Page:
Written by: Kate Higham


Heart disease remains the leading cause of death globally, underscoring the importance of identifying and monitoring key biomarkers that can help predict the risk of cardiovascular disease. One such biomarker is Lipoprotein(a), or Lp(a). Unfortunately, this essential lipid remains relatively unknown to many of us. We are here to change that.

Let’s dive into the world of lipoprotein(a), exploring what it is, its role in cardiovascular health, and the importance of early detection.

What is Lipoprotein(a)?

Lipoprotein(a), commonly abbreviated as Lp(a), is a type of low-density lipoprotein (LDL) produced by the liver. It is composed of a combination of proteins and fats called lipids. Like other lipoproteins, Lp(a) plays a crucial role in transporting lipids throughout the body, ensuring they reach their intended destinations. What sets Lp(a) apart from other lipids is the presence of an additional protein called apolipoprotein(a) or apo(a).

The role of Lipoprotein(a) in heart health

In small amounts, Lp(a) may have some protective effects on cardiovascular health by preventing excessive clotting and contributing to wound healing. However, elevated levels of Lp(a) in the blood have been linked to an increased risk of developing atherosclerotic cardiovascular diseases, such as heart disease and strokes.

This is because:

  1. Plaques: Similar to LDL-cholesterol, Lp(a) can accumulate in the walls of your blood vessels, forming cholesterol deposits known as plaques.

  2. Clotting: High levels of Lp(a) can prompt excessive clotting, which can rapidly form blockages in blood vessels.

  3. Inflammation: Lp(a) promotes inflammation, making plaques more prone to rupturing.

Although elevated levels of Lp(a) may increase a person’s likelihood of certain conditions such as heart disease or stroke, it does not guarantee they will develop them. It’s important to talk to a healthcare provider about your individual risk.

Why is Lp(a) testing important?

Unlike other lipids, Lp(a) levels are not significantly influenced by changes in diet and lifestyle. However healthy lifestyle changes can still be an important way to reduce your risk of heart disease. Early detection of elevated Lp(a) allows for proactive interventions to mitigate potential cardiovascular risks. Testing for Lp(a) can provide valuable insights and aid your healthcare provider in tailoring personalized treatment plans to reduce your risk of heart disease.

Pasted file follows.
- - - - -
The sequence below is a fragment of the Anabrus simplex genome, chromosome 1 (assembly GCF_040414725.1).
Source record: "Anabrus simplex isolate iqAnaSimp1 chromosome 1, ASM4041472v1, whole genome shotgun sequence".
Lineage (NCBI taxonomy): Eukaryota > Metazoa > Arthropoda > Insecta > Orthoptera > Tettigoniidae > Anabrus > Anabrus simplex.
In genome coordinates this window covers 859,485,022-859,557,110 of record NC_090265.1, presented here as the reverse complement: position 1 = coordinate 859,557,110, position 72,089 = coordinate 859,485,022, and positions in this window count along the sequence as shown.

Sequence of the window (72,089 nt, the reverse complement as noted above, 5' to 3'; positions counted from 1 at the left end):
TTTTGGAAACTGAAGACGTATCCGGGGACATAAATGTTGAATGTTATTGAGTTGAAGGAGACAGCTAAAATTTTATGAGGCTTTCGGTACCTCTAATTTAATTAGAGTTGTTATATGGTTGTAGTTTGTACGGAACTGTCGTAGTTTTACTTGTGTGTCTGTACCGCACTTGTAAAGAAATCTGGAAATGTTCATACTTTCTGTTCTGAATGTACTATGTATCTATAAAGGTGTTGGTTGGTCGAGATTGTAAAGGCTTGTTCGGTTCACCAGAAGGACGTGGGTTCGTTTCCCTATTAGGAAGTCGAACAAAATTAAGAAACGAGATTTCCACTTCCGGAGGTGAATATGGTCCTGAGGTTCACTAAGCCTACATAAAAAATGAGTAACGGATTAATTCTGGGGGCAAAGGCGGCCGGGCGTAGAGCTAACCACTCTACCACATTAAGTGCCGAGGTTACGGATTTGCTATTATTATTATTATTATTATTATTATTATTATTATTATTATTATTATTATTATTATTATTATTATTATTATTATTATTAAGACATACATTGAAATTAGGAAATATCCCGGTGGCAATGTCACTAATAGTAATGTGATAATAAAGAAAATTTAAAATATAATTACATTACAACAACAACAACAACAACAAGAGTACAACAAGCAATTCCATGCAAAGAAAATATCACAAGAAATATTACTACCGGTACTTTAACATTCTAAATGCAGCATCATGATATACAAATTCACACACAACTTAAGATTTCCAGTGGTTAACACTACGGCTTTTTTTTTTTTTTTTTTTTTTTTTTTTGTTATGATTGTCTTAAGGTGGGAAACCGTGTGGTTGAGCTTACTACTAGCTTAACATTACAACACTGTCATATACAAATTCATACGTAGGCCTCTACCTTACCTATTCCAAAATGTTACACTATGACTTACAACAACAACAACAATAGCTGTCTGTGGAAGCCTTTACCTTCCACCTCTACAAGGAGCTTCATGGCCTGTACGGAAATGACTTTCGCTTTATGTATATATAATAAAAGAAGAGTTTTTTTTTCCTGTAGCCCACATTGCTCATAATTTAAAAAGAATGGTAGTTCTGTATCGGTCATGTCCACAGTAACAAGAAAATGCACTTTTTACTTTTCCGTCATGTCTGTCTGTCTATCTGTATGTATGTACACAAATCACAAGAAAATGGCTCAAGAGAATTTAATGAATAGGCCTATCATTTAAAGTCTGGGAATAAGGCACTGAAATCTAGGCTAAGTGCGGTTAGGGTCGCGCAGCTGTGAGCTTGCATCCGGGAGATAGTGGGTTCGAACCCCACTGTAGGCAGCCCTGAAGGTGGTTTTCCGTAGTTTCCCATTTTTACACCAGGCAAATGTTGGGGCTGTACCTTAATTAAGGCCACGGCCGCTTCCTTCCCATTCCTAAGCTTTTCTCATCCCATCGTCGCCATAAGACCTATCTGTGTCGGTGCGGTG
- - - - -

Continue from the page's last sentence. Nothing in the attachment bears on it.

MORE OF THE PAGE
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Who should consider Lp(a) testing?

Your healthcare provider will be able to provide more information about who may benefit from testing. Testing may be recommended for people who are at a higher risk of heart disease, such as those with:

  1. A Family History of Heart Disease: If you have a family history of heart disease, especially if a close relative experienced a heart attack or stroke at a young age, testing for Lp(a) may be recommended. Lp(a) levels are primarily (up to 90%), determined by a person’s genes [1].

  2. Patients with Cardiovascular Disease: Those who have a history of heart disease may benefit from LP(a) testing.

  3. Individuals with elevated LDL Cholesterol: If your routine cholesterol test reveals very high LDL cholesterol levels or a condition called familial hypercholesterolemia runs in your family, assessing your Lp(a) levels could be beneficial.

Managing high Lp(a) levels

Early detection of elevated Lp(a) levels allows for timely intervention to reduce the associated cardiovascular risks. While lifestyle changes may not directly impact Lp(a) levels, they still play a crucial role in overall heart health. Adopting a heart-healthy diet, engaging in regular exercise, managing stress, and avoiding smoking can all contribute to better cardiovascular outcomes. Depending on your personal medical history, our healthcare provider may also offer treatment options to help reduce your risk of cardiovascular disease. Share all test results with your healthcare provider and talk to them about the next steps.

The takeaway

Lipoprotein (a) represents a crucial, yet often overlooked, biomarker for heart health. By understanding the significance of Lp(a) as a risk factor for cardiovascular disease, you can take proactive steps to reduce the risk of heart disease and improve overall heart health. Lp(a) testing, especially for those with a family history of heart disease or known risk factors, can aid in early detection and personalized risk management. Armed with this knowledge, you and your healthcare team can make informed decisions, paving the way for a healthier and happier heart.


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References:

  1. NCBI: High Lp(a) causes. Online: ncbi.gov